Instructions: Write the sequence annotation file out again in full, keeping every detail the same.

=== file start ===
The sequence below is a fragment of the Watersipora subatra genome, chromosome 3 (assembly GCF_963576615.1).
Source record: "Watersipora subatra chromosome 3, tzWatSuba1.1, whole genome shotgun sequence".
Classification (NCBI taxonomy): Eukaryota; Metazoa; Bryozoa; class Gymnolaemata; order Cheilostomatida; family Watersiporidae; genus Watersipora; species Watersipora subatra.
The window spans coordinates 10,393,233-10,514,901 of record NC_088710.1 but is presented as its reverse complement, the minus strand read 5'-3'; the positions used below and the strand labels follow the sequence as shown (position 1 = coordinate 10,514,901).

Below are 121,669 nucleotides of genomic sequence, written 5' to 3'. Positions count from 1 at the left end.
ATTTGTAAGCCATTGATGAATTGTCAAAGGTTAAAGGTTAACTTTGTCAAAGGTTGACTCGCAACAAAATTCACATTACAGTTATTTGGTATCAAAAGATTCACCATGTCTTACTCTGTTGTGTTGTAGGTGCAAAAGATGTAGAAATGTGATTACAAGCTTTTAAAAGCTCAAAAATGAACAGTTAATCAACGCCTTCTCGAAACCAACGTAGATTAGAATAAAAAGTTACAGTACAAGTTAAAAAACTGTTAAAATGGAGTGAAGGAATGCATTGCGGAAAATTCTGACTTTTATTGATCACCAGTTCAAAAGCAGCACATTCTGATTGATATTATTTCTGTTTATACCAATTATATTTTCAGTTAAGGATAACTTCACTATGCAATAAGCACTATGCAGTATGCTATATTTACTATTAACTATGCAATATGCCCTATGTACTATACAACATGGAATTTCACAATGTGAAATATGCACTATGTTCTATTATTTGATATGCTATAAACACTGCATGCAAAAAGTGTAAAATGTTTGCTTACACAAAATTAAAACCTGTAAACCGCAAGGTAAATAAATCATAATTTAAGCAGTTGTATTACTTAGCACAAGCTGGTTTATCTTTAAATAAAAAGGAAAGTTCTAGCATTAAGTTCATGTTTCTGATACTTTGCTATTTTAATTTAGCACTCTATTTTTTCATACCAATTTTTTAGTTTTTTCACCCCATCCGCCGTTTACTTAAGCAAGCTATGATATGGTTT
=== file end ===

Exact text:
The sequence below is a fragment of the Watersipora subatra genome, chromosome 3 (assembly GCF_963576615.1).
Source record: "Watersipora subatra chromosome 3, tzWatSuba1.1, whole genome shotgun sequence".
Classification (NCBI taxonomy): Eukaryota; Metazoa; Bryozoa; class Gymnolaemata; order Cheilostomatida; family Watersiporidae; genus Watersipora; species Watersipora subatra.
The window spans coordinates 10,393,233-10,514,901 of record NC_088710.1 but is presented as its reverse complement, the minus strand read 5'-3'; the positions used below and the strand labels follow the sequence as shown (position 1 = coordinate 10,514,901).

Below are 121,669 nucleotides of genomic sequence, written 5' to 3'. Positions count from 1 at the left end.
ATTTGTAAGCCATTGATGAATTGTCAAAGGTTAAAGGTTAACTTTGTCAAAGGTTGACTCGCAACAAAATTCACATTACAGTTATTTGGTATCAAAAGATTCACCATGTCTTACTCTGTTGTGTTGTAGGTGCAAAAGATGTAGAAATGTGATTACAAGCTTTTAAAAGCTCAAAAATGAACAGTTAATCAACGCCTTCTCGAAACCAACGTAGATTAGAATAAAAAGTTACAGTACAAGTTAAAAAACTGTTAAAATGGAGTGAAGGAATGCATTGCGGAAAATTCTGACTTTTATTGATCACCAGTTCAAAAGCAGCACATTCTGATTGATATTATTTCTGTTTATACCAATTATATTTTCAGTTAAGGATAACTTCACTATGCAATAAGCACTATGCAGTATGCTATATTTACTATTAACTATGCAATATGCCCTATGTACTATACAACATGGAATTTCACAATGTGAAATATGCACTATGTTCTATTATTTGATATGCTATAAACACTGCATGCAAAAAGTGTAAAATGTTTGCTTACACAAAATTAAAACCTGTAAACCGCAAGGTAAATAAATCATAATTTAAGCAGTTGTATTACTTAGCACAAGCTGGTTTATCTTTAAATAAAAAGGAAAGTTCTAGCATTAAGTTCATGTTTCTGATACTTTGCTATTTTAATTTAGCACTCTATTTTTTCATACCAATTTTTTAGTTTTTTCACCCCATCCGCCGTTTACTTAAGCAAGCTATGATATGGTTT